Now is the ideal time of year to put up a nesting box, to attract the barn owls and hopefully get some help controlling the voles and pocket gophers. Boxes can be placed in trees and a variety of structures such as barns and silos, or mounted on a free-standing wood post or metal pole. It may take a year or more, and one or two nesting cycles for the owls to move in, but once they’ve discovered a box, it will often be used year after year. The boxes can be purchased through any Realtor or Affiliate member of MMAR, and help is available for choosing a good location and mounting the boxes. Net proceeds from all box sales will be used to place boxes on public lands and open spaces, and donated to local charities. Happy hunting!
Hot tub does not equal Jacuzzi®. Cowboy does not equal Stetson®. Tissue does not equal Kleenex®. Slow cooker does not equal Crockpot®. Lip balm does not equal Chapstick®. Reusable container does not equal Tupperware®. The first item in all of these statements as compared to the second branded item is not only a generic name, but most often it represents the difference between poor to average quality, and superior and proven quality.
Then there is this: Real Estate Agent/Licensee does not Equal REALTOR®. The same theory applies in this analogy. Many people in the public arena do not have any idea that there is a difference between a Realtor® and a Real Estate Agent or Licensee. There are many very important differences, all of which typically seriously impact the Public when entering into a real estate transaction. Whether you are Buying or Selling within the Continental U.S., if you choose to work with a Realtor® (as opposed to a Real Estate Agent or Licensee), the end results and satisfaction levels to your transaction will often have very different outcomes for you, the Consumer.
So, what is the difference between a REALTOR® and a Real Estate Agent/Licensee? There are many significant differences. However, at the top of the list of the most valuable and important differences, are the National Association of Realtors® (NAR) Code of Ethics and Professional Standards.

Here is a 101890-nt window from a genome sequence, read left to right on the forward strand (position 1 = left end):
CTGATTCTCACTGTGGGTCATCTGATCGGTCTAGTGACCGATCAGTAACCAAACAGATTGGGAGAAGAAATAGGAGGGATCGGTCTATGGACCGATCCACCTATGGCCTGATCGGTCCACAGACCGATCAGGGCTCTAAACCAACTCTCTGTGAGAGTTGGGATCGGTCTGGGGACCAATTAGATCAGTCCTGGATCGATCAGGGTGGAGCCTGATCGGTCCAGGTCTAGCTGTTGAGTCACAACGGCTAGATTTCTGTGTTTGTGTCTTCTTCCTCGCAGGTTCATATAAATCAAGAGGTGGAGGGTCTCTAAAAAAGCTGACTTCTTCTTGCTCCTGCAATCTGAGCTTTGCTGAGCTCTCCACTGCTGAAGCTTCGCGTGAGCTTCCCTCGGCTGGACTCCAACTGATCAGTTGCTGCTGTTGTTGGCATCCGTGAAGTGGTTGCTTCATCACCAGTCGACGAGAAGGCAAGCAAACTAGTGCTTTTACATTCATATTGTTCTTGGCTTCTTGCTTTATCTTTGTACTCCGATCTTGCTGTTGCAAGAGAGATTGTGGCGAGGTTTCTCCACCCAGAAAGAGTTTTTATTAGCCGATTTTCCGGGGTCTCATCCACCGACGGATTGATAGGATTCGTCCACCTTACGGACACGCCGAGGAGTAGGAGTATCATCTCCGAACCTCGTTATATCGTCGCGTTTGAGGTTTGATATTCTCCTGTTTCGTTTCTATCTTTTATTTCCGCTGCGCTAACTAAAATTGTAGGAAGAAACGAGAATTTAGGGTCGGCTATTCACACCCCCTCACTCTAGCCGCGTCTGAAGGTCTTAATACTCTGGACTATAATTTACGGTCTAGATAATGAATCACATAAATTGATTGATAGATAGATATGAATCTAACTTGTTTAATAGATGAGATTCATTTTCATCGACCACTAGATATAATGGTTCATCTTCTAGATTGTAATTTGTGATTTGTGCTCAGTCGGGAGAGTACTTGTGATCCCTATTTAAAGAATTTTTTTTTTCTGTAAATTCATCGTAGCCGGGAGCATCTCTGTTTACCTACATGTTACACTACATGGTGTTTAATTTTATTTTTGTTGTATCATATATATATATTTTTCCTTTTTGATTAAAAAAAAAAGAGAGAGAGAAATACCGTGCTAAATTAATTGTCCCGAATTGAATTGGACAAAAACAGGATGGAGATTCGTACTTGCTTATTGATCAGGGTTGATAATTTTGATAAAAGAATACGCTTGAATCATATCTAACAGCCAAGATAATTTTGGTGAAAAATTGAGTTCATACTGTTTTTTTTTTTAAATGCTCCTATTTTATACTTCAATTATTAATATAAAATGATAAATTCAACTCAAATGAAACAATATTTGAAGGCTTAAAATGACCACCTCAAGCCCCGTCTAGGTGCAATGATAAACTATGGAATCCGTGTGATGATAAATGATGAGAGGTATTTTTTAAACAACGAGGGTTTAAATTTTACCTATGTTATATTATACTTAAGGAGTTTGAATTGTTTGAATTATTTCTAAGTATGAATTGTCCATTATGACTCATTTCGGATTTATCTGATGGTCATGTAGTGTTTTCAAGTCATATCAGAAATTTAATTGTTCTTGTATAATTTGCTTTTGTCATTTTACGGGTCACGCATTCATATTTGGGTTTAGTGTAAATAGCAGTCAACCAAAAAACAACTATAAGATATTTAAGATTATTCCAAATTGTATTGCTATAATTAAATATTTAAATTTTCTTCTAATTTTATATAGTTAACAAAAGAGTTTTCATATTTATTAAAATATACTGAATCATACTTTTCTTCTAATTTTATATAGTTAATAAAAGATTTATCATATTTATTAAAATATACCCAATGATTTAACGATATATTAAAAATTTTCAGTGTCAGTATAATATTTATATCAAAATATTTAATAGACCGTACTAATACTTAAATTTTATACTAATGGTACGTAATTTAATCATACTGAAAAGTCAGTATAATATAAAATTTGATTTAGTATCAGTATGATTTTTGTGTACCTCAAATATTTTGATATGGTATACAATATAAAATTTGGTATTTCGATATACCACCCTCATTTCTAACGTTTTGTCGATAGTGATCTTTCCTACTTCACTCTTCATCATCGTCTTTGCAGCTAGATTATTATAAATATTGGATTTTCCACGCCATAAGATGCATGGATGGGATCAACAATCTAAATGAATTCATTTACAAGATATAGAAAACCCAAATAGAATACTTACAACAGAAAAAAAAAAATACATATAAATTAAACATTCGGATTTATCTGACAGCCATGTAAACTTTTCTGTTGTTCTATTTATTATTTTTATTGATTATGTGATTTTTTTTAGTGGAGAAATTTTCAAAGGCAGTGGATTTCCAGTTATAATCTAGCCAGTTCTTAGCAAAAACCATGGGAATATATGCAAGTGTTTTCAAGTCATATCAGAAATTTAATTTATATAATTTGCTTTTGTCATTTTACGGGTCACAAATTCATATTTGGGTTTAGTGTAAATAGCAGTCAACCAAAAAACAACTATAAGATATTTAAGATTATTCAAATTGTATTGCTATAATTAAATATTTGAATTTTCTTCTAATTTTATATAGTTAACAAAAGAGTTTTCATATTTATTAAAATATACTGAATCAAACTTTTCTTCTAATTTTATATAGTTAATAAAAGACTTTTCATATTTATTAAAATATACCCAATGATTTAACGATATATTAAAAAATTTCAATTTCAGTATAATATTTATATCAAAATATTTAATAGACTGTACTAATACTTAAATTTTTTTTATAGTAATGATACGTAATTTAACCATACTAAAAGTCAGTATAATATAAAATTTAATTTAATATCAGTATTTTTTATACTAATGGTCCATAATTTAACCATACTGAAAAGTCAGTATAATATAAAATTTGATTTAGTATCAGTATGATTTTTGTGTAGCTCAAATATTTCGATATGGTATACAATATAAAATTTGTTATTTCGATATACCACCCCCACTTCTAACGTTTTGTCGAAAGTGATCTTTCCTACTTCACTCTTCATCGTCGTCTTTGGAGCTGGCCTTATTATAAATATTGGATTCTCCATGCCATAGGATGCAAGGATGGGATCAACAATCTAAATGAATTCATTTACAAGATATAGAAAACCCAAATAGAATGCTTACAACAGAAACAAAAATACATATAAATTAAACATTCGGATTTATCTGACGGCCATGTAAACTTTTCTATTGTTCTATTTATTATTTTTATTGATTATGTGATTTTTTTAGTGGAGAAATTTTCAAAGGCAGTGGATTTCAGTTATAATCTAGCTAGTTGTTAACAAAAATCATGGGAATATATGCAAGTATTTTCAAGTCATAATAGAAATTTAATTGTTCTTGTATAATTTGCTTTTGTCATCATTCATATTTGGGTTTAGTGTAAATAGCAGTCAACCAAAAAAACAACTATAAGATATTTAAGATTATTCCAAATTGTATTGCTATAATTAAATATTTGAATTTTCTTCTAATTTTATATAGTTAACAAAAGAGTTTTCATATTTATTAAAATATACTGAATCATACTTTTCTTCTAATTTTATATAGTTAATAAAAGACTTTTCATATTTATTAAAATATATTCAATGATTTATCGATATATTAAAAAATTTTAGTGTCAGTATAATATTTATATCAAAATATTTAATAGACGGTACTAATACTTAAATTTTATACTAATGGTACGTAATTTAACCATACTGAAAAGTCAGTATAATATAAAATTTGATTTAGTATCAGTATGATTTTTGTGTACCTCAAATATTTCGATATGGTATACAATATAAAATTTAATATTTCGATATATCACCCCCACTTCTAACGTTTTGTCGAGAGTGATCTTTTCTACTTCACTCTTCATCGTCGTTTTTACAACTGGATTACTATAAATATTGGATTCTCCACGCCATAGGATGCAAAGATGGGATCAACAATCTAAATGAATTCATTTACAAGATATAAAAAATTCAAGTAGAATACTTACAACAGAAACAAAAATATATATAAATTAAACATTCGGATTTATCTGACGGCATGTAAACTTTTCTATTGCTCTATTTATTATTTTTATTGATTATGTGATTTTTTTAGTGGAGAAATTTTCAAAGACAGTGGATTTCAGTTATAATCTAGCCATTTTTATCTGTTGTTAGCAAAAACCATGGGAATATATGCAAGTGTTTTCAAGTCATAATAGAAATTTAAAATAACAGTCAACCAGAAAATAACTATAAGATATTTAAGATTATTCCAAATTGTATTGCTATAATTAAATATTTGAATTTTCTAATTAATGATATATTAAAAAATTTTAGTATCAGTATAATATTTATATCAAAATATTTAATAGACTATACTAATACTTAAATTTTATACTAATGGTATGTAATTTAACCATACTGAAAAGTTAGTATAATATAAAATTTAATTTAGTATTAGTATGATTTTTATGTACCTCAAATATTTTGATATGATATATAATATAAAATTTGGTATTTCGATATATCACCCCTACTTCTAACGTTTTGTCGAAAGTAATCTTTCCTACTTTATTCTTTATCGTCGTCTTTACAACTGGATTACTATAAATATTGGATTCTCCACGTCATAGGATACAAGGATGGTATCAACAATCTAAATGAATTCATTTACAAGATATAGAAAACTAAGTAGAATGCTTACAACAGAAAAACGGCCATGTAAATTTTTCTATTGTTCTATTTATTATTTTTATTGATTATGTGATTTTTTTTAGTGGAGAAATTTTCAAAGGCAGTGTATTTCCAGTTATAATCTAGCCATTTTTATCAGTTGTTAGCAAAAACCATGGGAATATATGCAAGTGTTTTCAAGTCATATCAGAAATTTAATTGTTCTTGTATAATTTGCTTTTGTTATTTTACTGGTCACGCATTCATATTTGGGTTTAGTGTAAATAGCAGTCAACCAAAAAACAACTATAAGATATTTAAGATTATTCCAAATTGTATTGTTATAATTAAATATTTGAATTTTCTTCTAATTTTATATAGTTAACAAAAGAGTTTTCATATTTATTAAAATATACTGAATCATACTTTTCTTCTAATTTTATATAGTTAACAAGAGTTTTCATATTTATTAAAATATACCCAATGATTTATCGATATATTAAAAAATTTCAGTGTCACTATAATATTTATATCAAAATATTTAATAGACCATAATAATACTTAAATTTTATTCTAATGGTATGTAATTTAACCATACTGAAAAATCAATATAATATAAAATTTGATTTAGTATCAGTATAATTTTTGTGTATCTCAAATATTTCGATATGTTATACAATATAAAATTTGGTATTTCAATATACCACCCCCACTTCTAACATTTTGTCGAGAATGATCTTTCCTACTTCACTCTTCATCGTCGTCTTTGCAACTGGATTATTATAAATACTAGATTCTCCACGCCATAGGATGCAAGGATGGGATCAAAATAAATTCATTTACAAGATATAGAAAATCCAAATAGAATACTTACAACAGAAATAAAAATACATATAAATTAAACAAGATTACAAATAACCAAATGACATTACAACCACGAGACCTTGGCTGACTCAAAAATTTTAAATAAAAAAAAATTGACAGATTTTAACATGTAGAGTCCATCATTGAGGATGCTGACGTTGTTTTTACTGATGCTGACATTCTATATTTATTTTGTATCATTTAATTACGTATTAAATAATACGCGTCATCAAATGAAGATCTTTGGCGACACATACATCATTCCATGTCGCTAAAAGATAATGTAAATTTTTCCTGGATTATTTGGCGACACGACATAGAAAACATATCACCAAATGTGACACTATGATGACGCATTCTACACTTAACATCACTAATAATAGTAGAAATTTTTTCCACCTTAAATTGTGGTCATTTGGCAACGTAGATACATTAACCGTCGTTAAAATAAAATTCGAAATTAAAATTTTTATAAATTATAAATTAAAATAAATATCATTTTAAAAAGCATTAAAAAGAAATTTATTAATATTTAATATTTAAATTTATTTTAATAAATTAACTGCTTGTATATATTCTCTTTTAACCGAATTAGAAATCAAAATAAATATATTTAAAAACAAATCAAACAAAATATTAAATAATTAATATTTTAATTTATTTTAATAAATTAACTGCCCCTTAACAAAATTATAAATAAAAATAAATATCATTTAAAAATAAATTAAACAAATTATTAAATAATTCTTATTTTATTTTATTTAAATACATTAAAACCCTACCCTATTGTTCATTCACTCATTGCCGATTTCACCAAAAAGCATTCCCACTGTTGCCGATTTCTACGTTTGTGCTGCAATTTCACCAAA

So, what’s the big deal about these? All Realtors® have voluntarily agreed to abide by this Code of Ethics and Professional Standards based on professionalism and protection of the Public. It is a detailed document that spells out the professional responsibilities of every Realtor®. The NAR is the governing body that all members of the Association must ultimately answer to in any transgressions they have conducted, including harming the Public and their fellow Realtors®. In fact, members are subject to disciplinary action and sanctions if they violate the duties imposed by the Code of Ethics.
Real Estate Agents/Licensees do not subscribe to and are not subject to The Code of Ethics or Professional Standards, as a direct result of choosing to not be a member of the governing association.
Don’t Realtors® ever ‘transgress’ against the public or each other? Indeed they do, whether intentionally or unintentionally. The NAR governing body has set up a method of self-policing, via a formal complaint process, which is then presented to the Ethics and Arbitration committees at the local and state association levels. The complaints are analyzed, and if they prove to have solid merit, formal hearings are conducted in front of a panel of working Realtors®, completely unrelated to the transaction. Depending on the severity of the complaint and the Hearing Panel’s decision, the end results are any combination of both fines and updated classes to the offending party.
As a long standing member of the Colorado Association of Realtors® Professional Standards Committee, I have personally been a part of many ethics hearings over the years, and have seen this process be extremely effective and efficient in policing Realtors®. A very experienced real estate attorney representing one side of an argument in a hearing said he commended the process and, “ “wished that attorney’s had the same outlet for bad behavior (in their industry).”
So what should I look for when searching for when Buying or Selling real estate? Do not hesitate to ask the people you are interviewing if they are a Realtor® and ask that they provide you with The Code of Ethics, including the Standard of Practices. These Standards lay out the very specific conduct we as Realtors® subscribe to and are held to by the NAR. It is the core of what makes the difference between Realtors® and Real Estate Agents/Licensees.
My 22 years as a Realtor® (all here in these Mountain Communities), have included many years of service to the Local, State and National Associations that help keep Realtors® in line with the Code of Ethics. I am so proud to be a part of the Realtor® community, and all that it represents. Particularly, our local Mountain Metro Association of Realtors® membership is dynamic, educated, professional, ethical, and very community oriented.
Don’t forget to ask “Are you a REALTOR®?” in your next real estate transaction!